The 30th Infantry regiment reported 1 killed and 4 wounded at Malvern Hill and 39 killed and 121 wounded in the Maryland Campaign. Many were lost at Five Forks and Sayler’s Creek, and on April 9, 1865, the 30th regiment surrendered with 8 officers and 82 men.

3Battle of Chancellorsville – May 1-4 1864

Confederate Commander Robert E. Lee’s troops fought Union Commander Joseph Hooker’s forces.  Together, they had 194,760 men engaged in this bloody battle (60,892 Confederate forces and 133,868 Union forces).

At its conclusion on May 6, 1863, the Battle of Chancellorsville became the bloodiest battle in American history. The 30,764 combined casualties eclipsed the losses suffered at well-known battles such as Shiloh (23,746), Second Manassas (22,180), Antietam (22,717), and Stones River (23,515).

By far the bloodiest day of the battle was its first (May 3, 1863), when Lee’s Confederates were forced to attack a larger, now-alerted Union foe, largely positioned in prepared defenses. The aggressive fighting at places like Salem Church produced more casualties than the entire Battle of First Manassas (Bull Run).

Chancellorsville’s title of bloodiest battle in American history would be short-lived, however. From Chancellorsville, Lee began his journey towards Gettysburg and the epic fighting to come on July 1-3, 1863. Yet, at the end of the American Civil War, Chancellorsville was still ranked as the fourth bloodiest battle of the Civil War, after Gettysburg, Chickamauga, and Spotsylvania Courthouse.

Battle of The Wilderness –  May 5-7, 1864

My paternal great-great grandfather, Lawrence T. “Larl” Boling (mentioned above), married Sarah Tapp, daughter of the now famous Catharine Dempsey “Widow Tapp,” (making Widow Tapp my 3rd great-grandmother).  Widow Tapp and her daughter Eliza “Phenie” Tapp had the misfortune of living on the land that became known as the “Wilderness Battlefield,” in Fredericksburg, Virginia, during the Civil War.

There, Confederate Commander Robert E. Lee’s troops went up against Union Commander Ulysses S. Grant’s troops.  Together, they had 171,920 troops (Confederate forces: 61,025  and 101,895 Union forces), in the fields of this wilderness farm.  And together, over a 3-day period they lost 25,416 men (17,666 Union and 7,750 Confederate).

Widow Tapp Farm-Phenie Tapp 1930s

Nearly as many men died in captivity during the Civil War as were killed in the whole of the Vietnam War.  Hundreds of thousands died of disease.  Roughly 2% of our “American” population, an estimated 620,000 men, lost their lives in the line of duty (more than any other war in American history).  Taken as a percentage of today’s population, the toll would have risen as high as 6 million.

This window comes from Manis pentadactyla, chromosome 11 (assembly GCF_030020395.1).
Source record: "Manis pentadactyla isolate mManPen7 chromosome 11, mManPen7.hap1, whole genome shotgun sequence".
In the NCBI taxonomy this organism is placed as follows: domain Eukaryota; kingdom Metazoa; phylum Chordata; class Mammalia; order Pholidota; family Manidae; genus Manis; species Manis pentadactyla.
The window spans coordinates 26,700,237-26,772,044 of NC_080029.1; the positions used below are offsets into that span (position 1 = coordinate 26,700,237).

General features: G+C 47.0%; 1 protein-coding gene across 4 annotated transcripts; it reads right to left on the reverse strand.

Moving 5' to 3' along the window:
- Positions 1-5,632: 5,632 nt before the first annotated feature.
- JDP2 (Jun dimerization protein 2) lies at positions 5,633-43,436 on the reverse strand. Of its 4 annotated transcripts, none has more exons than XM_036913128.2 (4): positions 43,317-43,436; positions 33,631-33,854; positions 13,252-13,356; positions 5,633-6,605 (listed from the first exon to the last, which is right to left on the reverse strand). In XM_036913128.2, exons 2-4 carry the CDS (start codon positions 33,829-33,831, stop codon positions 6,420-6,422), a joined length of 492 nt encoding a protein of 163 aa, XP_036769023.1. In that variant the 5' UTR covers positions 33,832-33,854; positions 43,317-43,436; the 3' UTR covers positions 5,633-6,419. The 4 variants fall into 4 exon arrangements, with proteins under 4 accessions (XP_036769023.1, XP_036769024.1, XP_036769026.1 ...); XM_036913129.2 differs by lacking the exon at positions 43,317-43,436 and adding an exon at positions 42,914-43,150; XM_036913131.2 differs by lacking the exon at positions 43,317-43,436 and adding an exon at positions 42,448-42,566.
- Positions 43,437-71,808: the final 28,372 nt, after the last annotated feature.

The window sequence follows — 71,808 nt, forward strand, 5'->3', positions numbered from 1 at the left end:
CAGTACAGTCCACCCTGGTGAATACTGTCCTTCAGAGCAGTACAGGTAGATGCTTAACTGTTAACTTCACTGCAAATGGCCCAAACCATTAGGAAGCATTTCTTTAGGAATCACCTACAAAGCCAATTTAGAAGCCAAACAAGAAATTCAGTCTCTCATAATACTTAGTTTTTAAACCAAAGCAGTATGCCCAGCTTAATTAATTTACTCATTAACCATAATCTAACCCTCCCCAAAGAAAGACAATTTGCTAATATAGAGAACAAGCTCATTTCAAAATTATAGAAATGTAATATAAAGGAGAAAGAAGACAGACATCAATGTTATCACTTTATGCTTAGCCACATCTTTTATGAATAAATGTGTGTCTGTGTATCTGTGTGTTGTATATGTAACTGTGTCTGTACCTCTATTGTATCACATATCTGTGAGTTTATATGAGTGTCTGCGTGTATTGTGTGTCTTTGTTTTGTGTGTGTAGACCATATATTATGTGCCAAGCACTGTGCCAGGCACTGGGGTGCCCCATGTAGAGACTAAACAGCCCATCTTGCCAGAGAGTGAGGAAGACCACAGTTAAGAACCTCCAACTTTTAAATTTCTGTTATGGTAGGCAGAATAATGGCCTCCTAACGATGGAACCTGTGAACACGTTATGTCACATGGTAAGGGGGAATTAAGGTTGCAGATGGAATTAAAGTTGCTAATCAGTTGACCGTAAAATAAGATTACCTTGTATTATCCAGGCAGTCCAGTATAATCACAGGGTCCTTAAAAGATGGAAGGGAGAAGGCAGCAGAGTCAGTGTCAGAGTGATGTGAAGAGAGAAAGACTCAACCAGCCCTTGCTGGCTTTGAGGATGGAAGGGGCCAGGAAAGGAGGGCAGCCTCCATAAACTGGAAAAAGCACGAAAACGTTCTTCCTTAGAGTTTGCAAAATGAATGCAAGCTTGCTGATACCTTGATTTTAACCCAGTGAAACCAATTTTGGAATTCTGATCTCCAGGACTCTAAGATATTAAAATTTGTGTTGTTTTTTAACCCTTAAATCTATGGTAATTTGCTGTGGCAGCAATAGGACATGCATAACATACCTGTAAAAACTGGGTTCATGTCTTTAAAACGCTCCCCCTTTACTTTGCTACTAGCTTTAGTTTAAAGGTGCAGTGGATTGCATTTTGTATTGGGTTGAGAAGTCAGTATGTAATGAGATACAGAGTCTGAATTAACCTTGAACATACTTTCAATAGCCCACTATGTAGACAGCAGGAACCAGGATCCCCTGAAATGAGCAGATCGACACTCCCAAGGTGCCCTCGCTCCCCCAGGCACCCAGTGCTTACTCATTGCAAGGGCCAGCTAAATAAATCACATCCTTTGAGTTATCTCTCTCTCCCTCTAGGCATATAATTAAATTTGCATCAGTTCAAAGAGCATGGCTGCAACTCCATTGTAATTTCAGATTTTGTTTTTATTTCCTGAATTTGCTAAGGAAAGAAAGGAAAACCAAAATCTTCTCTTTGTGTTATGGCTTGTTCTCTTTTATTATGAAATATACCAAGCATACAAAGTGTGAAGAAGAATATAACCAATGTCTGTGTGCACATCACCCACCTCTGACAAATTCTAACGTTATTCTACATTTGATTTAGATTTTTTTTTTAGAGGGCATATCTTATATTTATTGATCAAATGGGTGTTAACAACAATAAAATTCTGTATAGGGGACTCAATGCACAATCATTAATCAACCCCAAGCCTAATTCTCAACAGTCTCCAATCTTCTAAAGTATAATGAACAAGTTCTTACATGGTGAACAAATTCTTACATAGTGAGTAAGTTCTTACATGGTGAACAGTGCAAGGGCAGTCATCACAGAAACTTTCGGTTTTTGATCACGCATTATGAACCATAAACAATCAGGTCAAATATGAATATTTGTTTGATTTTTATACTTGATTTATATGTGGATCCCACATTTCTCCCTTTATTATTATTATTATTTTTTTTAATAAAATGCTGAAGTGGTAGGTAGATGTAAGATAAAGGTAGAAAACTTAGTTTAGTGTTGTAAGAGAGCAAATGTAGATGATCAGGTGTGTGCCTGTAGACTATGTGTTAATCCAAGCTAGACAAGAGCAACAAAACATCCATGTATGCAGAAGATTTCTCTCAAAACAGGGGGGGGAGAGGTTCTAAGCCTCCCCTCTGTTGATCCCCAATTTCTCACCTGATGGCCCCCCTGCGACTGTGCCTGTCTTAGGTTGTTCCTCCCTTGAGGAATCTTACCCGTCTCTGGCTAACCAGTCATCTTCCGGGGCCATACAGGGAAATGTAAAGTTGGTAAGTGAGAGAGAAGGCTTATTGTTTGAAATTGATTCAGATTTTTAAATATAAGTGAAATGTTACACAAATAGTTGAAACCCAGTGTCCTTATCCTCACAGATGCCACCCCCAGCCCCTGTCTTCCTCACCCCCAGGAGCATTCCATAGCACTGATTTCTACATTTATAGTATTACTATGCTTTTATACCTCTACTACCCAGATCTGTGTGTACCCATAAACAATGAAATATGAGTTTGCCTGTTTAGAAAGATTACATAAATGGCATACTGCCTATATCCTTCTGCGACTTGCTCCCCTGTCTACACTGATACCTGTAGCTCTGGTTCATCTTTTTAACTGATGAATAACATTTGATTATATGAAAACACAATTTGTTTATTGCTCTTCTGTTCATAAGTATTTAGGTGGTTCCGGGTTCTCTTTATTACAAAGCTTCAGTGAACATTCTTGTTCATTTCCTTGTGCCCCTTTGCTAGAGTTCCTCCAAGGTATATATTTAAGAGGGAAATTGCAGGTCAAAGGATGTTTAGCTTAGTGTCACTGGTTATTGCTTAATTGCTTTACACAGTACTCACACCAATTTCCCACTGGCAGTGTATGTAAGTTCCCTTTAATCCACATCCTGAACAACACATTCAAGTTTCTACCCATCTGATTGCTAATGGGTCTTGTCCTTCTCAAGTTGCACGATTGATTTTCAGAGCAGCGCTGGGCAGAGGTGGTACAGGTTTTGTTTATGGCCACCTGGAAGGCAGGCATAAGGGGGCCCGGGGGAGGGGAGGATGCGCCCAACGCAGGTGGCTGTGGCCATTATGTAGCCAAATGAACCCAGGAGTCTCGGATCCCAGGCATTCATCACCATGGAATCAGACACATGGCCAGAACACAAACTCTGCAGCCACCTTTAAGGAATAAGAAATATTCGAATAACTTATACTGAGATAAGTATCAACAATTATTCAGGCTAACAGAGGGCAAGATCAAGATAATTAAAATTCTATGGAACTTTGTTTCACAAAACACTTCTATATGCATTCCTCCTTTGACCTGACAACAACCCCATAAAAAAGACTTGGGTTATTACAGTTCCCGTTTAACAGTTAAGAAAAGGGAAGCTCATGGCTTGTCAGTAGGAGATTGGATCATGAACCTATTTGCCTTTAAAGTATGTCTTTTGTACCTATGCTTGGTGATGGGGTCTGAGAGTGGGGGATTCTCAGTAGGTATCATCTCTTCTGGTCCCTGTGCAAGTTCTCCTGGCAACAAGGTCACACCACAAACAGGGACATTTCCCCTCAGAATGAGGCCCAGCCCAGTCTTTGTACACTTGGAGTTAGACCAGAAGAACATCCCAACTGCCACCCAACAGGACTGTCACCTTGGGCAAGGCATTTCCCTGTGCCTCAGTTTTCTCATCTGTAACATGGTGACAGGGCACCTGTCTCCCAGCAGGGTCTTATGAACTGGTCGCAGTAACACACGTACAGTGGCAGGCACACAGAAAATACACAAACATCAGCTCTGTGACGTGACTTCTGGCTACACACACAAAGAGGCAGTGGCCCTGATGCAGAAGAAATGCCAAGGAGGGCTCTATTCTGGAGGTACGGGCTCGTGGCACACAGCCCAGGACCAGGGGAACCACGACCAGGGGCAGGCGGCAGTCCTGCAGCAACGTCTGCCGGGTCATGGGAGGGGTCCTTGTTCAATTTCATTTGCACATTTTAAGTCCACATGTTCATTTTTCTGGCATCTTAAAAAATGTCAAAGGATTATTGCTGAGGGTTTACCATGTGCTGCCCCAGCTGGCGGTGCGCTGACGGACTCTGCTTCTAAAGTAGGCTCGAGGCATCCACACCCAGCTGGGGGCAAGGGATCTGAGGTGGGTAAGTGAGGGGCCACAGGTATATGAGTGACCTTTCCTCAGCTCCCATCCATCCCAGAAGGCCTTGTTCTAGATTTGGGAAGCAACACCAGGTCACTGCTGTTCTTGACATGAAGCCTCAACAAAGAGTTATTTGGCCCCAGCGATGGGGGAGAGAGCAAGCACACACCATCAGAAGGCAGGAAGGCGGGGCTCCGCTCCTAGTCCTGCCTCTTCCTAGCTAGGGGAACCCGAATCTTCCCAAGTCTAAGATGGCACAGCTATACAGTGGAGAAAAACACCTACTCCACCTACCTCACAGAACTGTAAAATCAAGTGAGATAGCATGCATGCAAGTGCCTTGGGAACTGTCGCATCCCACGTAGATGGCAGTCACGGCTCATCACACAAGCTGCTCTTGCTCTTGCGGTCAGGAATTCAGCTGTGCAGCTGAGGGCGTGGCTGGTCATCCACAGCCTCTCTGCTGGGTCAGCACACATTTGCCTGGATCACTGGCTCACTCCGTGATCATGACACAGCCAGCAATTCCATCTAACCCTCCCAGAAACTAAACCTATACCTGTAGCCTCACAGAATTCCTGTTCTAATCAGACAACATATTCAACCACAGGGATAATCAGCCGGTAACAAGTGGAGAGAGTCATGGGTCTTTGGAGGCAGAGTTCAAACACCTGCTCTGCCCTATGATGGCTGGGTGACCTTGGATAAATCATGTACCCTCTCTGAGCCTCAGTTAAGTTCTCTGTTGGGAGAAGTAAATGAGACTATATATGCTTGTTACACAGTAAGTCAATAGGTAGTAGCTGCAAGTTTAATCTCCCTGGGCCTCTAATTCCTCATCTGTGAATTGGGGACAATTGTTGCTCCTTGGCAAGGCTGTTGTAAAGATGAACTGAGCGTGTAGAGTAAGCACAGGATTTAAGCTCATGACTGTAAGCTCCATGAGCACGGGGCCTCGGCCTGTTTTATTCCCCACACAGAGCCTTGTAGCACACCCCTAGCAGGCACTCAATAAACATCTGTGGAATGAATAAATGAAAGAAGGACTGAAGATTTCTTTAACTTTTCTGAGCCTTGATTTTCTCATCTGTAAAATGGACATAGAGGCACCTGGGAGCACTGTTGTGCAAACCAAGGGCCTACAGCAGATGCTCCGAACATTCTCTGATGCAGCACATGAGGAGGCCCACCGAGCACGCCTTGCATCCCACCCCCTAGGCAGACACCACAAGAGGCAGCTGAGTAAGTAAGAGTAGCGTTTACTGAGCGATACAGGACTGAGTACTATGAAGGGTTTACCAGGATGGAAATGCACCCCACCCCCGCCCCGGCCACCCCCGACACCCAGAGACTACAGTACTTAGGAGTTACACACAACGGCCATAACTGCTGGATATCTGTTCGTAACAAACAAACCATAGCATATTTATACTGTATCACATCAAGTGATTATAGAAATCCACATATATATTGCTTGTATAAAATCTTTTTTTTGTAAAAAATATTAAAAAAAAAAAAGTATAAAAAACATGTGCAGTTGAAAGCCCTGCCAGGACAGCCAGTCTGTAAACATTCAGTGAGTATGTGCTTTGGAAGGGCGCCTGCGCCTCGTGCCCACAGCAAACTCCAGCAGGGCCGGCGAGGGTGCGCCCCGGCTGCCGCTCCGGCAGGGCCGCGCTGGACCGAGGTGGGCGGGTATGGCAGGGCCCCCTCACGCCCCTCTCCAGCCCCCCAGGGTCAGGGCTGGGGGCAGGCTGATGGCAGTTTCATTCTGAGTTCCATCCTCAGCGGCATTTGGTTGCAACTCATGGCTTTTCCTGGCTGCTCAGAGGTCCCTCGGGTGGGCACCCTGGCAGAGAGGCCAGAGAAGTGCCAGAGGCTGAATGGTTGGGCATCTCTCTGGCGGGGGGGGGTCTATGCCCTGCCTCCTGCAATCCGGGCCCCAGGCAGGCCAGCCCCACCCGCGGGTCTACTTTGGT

Civil War Resources GraphicThe official Reconstruction Era (where Union soldiers occupied the 11 southern states) covered a period of twelve years from 1865-1877. Southern states rebuilt and gradually were re-admitted to the United States (July 1866-March 1870). Virginia and Texas were the last two hold out states.  They rejoined the United States in 1870.

 

So, just how similar or different are our beliefs today based upon where we live in these United States?

Let’s take a look at today’s map below from electoral-vote.com.  Here, we’re looking at the status of electoral votes post 2016 presidential campaign conventions over these past two weeks.  Setting aside the presidential runners (which is another or several other posts that I won’t be writing), you can view our similarities or differences strictly at state levels based upon electoral votes.  When we compare my relatives who today live in Pennsylvania (20 electoral votes), Virginia (13 electoral votes), Maryland (10 electoral votes), and North Carolina (15 electoral votes), (where my ancestors lived during the Civil War), we find that today’s generations are more alike than different and are “likely to strongly” democrat.

2016-07-31_electoral-vote

And, just how similar or different are democrats from republicans?

Comparison Chart:  Democratic vs. Republican Traits

Whether this information is comforting to all of us or not, based upon the example used, it would appear that our families have unified beliefs; that it is unlikely we would fight on opposite sides if, God forbid, the United States entered into another civil war.

However, it does seem, when compared to our ancestors of the Civil War era, that today’s generations who have more global and increased technological capabilities and therefore extended communications, may be just as uncivil to each other as those ancestors who chose to shoot at each other about 150 years ago.


1Wyalusing History Trail
2https://en.wikipedia.org/wiki/30th_Virginia_Infantry
3Chancellorsville Civil War Stories